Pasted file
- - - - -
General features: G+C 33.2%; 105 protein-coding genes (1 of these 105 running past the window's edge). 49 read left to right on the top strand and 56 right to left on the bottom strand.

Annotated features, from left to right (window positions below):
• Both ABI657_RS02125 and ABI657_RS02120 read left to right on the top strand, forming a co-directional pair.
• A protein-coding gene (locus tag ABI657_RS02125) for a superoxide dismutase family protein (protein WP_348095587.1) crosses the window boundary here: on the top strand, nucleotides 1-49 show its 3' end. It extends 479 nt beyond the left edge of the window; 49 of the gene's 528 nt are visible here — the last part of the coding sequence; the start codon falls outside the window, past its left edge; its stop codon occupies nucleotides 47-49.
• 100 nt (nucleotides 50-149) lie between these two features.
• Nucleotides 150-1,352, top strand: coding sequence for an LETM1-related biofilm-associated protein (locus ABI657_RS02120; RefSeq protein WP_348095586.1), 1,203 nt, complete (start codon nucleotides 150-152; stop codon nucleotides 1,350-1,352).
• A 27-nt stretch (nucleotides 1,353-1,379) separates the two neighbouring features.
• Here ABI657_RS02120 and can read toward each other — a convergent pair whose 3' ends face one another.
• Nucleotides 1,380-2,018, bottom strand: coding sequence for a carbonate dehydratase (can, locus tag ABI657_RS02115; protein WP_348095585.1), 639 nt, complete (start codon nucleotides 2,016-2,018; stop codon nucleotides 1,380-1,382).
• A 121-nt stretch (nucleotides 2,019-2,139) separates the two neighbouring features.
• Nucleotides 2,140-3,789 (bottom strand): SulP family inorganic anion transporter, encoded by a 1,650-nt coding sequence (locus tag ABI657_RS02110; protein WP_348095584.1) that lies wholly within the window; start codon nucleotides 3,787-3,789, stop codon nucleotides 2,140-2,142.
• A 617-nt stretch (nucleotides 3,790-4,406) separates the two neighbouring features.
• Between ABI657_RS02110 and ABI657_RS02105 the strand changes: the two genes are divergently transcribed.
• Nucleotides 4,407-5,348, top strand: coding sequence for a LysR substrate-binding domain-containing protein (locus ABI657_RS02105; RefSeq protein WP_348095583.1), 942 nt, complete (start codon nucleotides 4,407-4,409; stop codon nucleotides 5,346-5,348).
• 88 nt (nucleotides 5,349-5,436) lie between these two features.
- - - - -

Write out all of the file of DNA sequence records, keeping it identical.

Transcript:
General features: G+C 33.2%; 105 protein-coding genes (1 of these 105 running past the window's edge). 49 read left to right on the top strand and 56 right to left on the bottom strand.

Annotated features, from left to right (window positions below):
• Both ABI657_RS02125 and ABI657_RS02120 read left to right on the top strand, forming a co-directional pair.
• A protein-coding gene (locus tag ABI657_RS02125) for a superoxide dismutase family protein (protein WP_348095587.1) crosses the window boundary here: on the top strand, nucleotides 1-49 show its 3' end. It extends 479 nt beyond the left edge of the window; 49 of the gene's 528 nt are visible here — the last part of the coding sequence; the start codon falls outside the window, past its left edge; its stop codon occupies nucleotides 47-49.
• 100 nt (nucleotides 50-149) lie between these two features.
• Nucleotides 150-1,352, top strand: coding sequence for an LETM1-related biofilm-associated protein (locus ABI657_RS02120; RefSeq protein WP_348095586.1), 1,203 nt, complete (start codon nucleotides 150-152; stop codon nucleotides 1,350-1,352).
• A 27-nt stretch (nucleotides 1,353-1,379) separates the two neighbouring features.
• Here ABI657_RS02120 and can read toward each other — a convergent pair whose 3' ends face one another.
• Nucleotides 1,380-2,018, bottom strand: coding sequence for a carbonate dehydratase (can, locus tag ABI657_RS02115; protein WP_348095585.1), 639 nt, complete (start codon nucleotides 2,016-2,018; stop codon nucleotides 1,380-1,382).
• A 121-nt stretch (nucleotides 2,019-2,139) separates the two neighbouring features.
• Nucleotides 2,140-3,789 (bottom strand): SulP family inorganic anion transporter, encoded by a 1,650-nt coding sequence (locus tag ABI657_RS02110; protein WP_348095584.1) that lies wholly within the window; start codon nucleotides 3,787-3,789, stop codon nucleotides 2,140-2,142.
• A 617-nt stretch (nucleotides 3,790-4,406) separates the two neighbouring features.
• Between ABI657_RS02110 and ABI657_RS02105 the strand changes: the two genes are divergently transcribed.
• Nucleotides 4,407-5,348, top strand: coding sequence for a LysR substrate-binding domain-containing protein (locus ABI657_RS02105; RefSeq protein WP_348095583.1), 942 nt, complete (start codon nucleotides 4,407-4,409; stop codon nucleotides 5,346-5,348).
• 88 nt (nucleotides 5,349-5,436) lie between these two features.